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A February 9, 2016 UsAgainstAlzheimer’s press statement expressed disappointment in the Obama Administration’s FY 2017 Budget, which fails to provide the necessary resources for Alzheimer’s research to prevent and treat the disease by 2025, our national goal. According to chairman and co-founder of UsAgainstAlzheimer’s, “In his final year in office, President Obama had the opportunity to build upon Congress’s historic infusion of $350 million boost for Alzheimer’s research in FY 2016 to make real progress toward addressing the only leading cause of death that is still on the rise. It’s unfortunate and disappointing that this budget fails to do that. By level funding Alzheimer’s and dementia research, the budget falls far short of the resources we need to meet our national goal of preventing and treating Alzheimer’s by 2025.” 

 

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A February 10, 2016 Boston Globe article reported that Yumanity raised $45 million to fight neurodegenerative diseases like Alzheimer’s. According to the article, “Financial backers include institutional investors such as Boston’s Fidelity Management & Research Co. and strategic investors like Cambridge biotech company Biogen Inc. and Sanofi-Genzyme BioVentures, an arm of the rare-disease drug maker. Tony Coles, chief executive of Yumanity, said his company will use the money to fuel its early-stage research into new compounds to fight such conditions as Alzheimer’s disease, Parkinson’s disease, and amyotrophic lateral sclerosis, also known as Lou Gehrig’s disease. Those diseases have been viewed as among the most difficult targets in the field of drug discovery.”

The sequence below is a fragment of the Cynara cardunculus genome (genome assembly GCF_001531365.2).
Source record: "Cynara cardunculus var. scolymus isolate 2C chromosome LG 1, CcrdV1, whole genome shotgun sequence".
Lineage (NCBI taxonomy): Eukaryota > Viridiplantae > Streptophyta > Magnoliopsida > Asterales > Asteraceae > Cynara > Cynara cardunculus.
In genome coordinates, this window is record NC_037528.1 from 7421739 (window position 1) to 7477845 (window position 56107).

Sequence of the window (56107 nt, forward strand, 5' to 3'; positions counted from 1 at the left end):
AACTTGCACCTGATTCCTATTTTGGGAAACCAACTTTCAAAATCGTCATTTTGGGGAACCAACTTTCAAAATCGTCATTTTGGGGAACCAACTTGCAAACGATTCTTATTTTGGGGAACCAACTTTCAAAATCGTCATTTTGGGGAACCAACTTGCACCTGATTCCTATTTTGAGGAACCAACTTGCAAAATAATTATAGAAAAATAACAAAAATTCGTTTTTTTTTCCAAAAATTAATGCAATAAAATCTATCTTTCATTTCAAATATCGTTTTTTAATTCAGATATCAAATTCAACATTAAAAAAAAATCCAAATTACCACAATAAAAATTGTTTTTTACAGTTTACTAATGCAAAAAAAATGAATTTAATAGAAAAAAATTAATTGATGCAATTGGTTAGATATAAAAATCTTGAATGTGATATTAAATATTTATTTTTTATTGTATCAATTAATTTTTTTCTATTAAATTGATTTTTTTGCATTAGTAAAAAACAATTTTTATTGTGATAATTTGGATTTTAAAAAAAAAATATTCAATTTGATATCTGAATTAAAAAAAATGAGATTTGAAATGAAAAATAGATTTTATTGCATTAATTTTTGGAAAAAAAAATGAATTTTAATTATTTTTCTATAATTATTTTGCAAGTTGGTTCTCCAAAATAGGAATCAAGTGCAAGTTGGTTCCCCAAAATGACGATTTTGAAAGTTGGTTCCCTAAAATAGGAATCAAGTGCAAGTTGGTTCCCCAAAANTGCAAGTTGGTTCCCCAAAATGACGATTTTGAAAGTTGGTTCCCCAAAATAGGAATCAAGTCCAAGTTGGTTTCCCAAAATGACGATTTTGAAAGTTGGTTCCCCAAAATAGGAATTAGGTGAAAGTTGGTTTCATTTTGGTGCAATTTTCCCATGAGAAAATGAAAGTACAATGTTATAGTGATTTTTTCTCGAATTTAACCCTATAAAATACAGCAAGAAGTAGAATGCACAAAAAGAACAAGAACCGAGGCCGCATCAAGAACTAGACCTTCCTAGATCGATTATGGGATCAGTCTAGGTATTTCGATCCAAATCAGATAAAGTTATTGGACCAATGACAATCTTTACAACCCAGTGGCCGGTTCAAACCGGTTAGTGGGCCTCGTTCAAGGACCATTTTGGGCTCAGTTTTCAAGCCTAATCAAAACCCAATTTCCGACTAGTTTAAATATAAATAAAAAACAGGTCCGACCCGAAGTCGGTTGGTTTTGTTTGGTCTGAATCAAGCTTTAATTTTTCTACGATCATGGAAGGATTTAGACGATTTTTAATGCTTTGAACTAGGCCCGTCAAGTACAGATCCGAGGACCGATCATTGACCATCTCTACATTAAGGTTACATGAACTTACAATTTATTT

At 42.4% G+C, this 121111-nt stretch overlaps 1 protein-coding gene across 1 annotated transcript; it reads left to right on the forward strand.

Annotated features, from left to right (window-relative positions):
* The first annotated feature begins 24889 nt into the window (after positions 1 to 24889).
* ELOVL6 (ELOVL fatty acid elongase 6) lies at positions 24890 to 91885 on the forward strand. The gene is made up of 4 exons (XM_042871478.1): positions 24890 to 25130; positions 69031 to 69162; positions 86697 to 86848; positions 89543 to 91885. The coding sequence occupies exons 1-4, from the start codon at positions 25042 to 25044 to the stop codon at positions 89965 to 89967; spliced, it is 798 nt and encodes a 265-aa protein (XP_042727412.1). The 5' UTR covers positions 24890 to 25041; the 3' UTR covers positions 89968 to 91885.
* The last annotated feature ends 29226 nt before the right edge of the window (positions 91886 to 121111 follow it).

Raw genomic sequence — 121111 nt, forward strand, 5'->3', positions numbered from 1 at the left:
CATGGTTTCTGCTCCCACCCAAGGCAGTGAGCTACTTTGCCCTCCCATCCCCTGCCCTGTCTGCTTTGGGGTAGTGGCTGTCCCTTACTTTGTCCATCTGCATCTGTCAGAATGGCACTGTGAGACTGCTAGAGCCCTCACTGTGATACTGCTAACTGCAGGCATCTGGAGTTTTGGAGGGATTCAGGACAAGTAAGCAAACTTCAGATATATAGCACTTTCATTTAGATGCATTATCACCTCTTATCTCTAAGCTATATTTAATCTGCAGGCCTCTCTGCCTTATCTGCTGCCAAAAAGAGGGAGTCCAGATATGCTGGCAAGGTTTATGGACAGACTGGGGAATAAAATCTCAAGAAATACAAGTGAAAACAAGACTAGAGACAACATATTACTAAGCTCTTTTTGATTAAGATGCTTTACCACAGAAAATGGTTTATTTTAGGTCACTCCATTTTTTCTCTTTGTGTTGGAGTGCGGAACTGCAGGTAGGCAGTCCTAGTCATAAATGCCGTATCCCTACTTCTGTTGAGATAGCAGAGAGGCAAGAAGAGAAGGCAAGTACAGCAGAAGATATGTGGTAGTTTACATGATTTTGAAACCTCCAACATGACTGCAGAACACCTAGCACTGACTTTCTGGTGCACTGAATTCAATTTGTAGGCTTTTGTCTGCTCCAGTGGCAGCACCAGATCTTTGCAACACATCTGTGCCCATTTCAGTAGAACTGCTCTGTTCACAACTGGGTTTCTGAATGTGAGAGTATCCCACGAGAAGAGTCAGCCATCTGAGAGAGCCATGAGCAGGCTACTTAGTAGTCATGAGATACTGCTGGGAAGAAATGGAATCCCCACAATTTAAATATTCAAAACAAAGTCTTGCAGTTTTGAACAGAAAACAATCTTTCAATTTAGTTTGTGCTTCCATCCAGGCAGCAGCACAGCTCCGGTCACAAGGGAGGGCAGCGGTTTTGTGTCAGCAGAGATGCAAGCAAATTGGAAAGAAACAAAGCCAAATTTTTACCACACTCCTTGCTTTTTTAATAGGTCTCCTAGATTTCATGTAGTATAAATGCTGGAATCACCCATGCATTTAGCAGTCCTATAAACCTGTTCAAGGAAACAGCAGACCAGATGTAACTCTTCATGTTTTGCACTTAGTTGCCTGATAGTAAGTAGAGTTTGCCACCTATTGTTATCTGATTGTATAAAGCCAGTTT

A February 9, 2016 STAT News article reported on President Obama’s FY2017 budget and its potential impact on medical research. According to the article, “Congress would have the final say, and the Republicans who control the House and Senate are unlikely to give Obama everything he wants. Still, NIH director Francis Collins said he was optimistic, especially on the cancer research funds. “I have found Congress to be very interested in medical research, regardless of party and regardless of house,” he told reporters at a briefing. In addition, Obama is calling for a $45 million increase for the BRAIN initiative — the project to map the human brain — as well as an additional $43 million to fight antibiotic-resistant bacteria, according to a fact sheet released by the Department of Health and Human Services.”

A February 9, 2016 Huffington Post opinion piece by Tamesha Keel underscored the need to support caregivers in the workplace. According to Keel, “Consequently, more resources to supplement employee assistance programs and the Family Medical Leave Act are needed to support employed caregivers juggling rigorous demands because caregiving also negatively affects employers. In the 2010 MetLife Study of Caregiving Costs to Working Caregivers and Employer Health Care Costs, the lost-productivity cost of U.S. businesses was estimated to be about $17.1 to $33.6 billion annually. With such a pervasive issue that will only become more exacerbated with time, creative workplace solutions are imperative. Some ideas include: additional benefits such as paid time off and flexible schedules; geriatric care resources; relevant programming; volunteer programs; and workplace planning with the goal of developing a supportive corporate culture and progressive job performance policies.”

 

INTERESTING READS FROM THE WEB

The New York Times: To Reduce the Risk of Alzheimer’s, Eat Fish

STAT News: Like Pavlov’s dog, neurons can be trained to respond to placebos 

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